My parents came over for dinner on Sunday. As the meal was being prepared, they watched the final game in the FIFA Women’s Wold Cup – U.S. vs. Japan. I don’t do sports, so I paid almost not attention, but two things caught my attention. First, Japan won. Way to go ladies! Second, in between shouting at the TV and practically jumping out of her seat, my mother made a stray comment regarding the “scandal” about men’s-sized women’s soccer jerseys. Whoa, what scandal? I’m the snoopy, inquisitive type, so I asked my friend Google what this scandal was all about. I found little on the Internet (oh, the scandal!) except this one article at The Wall Street Journal. Apparently when Nike designed the U.S. Women’s Soccer Team jerseys, they failed to make a version in men’s sizes for retail sale. What The Fried Pickles? Now, I told you already I don’t do sports, so please forgive my sports naivetÃ©, but follow me here… I have seen women’s sports fan attire, ranging from things that resemble negligees to oversized house coats, for every men’s sport I could imagine and some I’ve never heard of. Okay, I can accept that there are millions of ways for women to show their fandom of men’s sports team. Men’s sports have had a huge following since the last ice age. In recent years, though, women’s sports have been getting increasingly more attention and more and more followers (for me, the non-sports chick, to even know that, you gotta know its true). I get that there won’t be as many jerseys for sale for male fans of women’s sports to wear compared to the number of jerseys for female fans of, say, the Dallas Cowboys… but none? Not a single one? To make matters worse, the women’s jerseys available for purchase are cut and tailored to fit women, so some male fans could not even wear an XXL women’s jersey.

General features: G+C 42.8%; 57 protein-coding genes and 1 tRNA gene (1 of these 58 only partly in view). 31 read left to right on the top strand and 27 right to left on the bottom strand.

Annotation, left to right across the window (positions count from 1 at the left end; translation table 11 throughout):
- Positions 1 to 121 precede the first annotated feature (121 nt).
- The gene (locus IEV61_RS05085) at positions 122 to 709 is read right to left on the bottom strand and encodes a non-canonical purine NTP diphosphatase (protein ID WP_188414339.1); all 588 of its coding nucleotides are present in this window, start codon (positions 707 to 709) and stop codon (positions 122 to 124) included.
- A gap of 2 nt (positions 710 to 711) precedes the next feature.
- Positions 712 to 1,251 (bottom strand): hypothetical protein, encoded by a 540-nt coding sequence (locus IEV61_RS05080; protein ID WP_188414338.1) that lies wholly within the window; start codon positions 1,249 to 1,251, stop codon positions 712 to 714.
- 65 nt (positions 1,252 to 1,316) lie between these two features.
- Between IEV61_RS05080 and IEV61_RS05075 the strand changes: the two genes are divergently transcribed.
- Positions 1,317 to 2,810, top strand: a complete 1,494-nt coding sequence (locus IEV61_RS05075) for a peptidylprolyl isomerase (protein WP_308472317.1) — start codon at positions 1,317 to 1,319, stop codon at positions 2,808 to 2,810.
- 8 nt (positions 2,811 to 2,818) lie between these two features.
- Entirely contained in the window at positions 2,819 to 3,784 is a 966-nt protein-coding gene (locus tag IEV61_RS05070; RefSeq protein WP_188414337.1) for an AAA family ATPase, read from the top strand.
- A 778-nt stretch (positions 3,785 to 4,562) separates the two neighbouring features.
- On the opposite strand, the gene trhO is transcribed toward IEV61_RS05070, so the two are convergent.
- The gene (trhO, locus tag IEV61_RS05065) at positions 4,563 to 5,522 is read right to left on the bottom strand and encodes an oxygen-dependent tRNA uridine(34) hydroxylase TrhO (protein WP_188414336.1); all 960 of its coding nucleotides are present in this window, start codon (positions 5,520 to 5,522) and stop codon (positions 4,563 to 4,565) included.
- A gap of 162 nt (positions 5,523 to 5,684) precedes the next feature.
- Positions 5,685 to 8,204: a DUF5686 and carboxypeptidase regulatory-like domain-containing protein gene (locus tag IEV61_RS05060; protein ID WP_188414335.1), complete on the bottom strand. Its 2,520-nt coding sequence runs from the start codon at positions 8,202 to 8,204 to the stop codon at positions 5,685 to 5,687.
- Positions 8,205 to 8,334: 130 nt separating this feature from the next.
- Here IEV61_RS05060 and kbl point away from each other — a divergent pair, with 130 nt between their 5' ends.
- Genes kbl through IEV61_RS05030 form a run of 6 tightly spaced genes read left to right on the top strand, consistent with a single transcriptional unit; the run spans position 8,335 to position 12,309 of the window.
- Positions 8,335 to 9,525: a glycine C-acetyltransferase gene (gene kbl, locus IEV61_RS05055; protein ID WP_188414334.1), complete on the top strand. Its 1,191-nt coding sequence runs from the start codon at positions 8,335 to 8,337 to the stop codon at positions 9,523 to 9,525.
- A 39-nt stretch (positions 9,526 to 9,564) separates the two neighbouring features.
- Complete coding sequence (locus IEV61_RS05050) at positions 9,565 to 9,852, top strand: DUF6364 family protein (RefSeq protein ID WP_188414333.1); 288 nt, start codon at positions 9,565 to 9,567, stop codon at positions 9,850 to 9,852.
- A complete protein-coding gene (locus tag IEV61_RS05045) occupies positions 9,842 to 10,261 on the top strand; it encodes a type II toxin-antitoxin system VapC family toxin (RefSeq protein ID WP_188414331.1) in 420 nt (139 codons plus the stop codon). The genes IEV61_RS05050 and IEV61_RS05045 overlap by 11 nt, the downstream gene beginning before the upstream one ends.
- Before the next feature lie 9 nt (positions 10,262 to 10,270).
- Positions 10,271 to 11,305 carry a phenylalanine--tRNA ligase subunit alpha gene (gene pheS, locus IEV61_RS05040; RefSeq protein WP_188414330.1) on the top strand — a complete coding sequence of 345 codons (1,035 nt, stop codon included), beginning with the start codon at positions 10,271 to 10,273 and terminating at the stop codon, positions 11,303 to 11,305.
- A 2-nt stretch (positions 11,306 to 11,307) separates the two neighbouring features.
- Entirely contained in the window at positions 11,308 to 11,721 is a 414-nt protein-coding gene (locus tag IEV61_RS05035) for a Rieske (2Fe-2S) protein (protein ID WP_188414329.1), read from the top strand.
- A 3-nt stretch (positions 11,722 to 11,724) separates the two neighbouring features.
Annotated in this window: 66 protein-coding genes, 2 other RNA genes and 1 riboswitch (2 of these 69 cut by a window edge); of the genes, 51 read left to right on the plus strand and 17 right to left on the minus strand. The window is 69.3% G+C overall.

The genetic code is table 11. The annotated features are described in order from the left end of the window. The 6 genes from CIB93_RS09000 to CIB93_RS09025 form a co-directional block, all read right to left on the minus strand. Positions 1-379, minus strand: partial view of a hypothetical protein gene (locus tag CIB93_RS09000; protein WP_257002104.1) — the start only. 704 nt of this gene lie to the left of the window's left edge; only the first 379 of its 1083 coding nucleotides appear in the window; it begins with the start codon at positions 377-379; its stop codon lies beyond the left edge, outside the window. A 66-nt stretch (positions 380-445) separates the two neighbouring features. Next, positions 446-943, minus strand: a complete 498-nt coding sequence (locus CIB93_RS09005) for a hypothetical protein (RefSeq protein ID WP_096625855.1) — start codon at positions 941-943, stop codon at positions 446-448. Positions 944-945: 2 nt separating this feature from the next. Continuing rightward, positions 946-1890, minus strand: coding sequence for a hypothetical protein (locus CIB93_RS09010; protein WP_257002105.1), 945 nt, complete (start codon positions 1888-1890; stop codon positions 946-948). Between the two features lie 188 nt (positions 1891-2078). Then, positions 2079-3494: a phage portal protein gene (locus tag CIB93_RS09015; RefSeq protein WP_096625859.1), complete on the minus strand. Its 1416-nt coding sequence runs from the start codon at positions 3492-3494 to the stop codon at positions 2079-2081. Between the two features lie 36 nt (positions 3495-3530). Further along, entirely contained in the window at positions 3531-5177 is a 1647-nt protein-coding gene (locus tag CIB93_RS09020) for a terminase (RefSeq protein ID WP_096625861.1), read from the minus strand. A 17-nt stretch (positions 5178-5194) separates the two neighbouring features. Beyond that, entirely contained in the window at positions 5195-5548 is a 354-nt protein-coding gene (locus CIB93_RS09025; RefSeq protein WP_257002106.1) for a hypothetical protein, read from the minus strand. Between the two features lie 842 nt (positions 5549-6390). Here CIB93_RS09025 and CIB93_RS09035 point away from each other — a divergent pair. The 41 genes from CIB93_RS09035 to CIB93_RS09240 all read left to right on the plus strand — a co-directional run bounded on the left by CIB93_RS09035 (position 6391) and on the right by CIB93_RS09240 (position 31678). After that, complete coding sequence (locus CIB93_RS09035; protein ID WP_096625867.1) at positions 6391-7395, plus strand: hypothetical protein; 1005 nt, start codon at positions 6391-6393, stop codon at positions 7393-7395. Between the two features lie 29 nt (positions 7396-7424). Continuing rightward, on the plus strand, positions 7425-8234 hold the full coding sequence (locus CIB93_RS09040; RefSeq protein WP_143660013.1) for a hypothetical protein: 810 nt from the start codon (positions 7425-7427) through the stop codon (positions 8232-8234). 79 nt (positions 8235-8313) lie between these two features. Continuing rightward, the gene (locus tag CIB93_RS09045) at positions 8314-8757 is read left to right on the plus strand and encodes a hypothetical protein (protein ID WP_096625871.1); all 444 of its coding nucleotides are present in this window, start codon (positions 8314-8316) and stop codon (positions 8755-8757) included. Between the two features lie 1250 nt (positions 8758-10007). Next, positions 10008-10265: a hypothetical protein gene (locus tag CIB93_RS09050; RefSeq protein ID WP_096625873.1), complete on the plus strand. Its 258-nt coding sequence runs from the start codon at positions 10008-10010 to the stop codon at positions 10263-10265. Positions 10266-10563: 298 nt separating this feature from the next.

While I think the intentional exclusion of men’s sized jerseys for the U.S. Women’s Soccer team is bad, that’s not the real issue I have. It’s the thought process (or lack thereof) behind the exclusion that bothers me. Is it so inconceivable that men would be fans of a women’s sports team that Nike couldn’t even be bothered to make a men’s line of fan jerseys? Did Nike think that men wouldn’t take the Women’s World Cup seriously enough to actually want to buy a jersey? Or did Nike really think there was no market for men’s-sized jerseys? Whatever the reason, this failure on Nike’s part just gives us another example of a male-dominated culture not taking women’s contributions seriously. I think this undervalues the amazing accomplishments of the women on both the American and Japanese soccer teams, and I say, shame on you, Nike!
What say you, Persephoneers?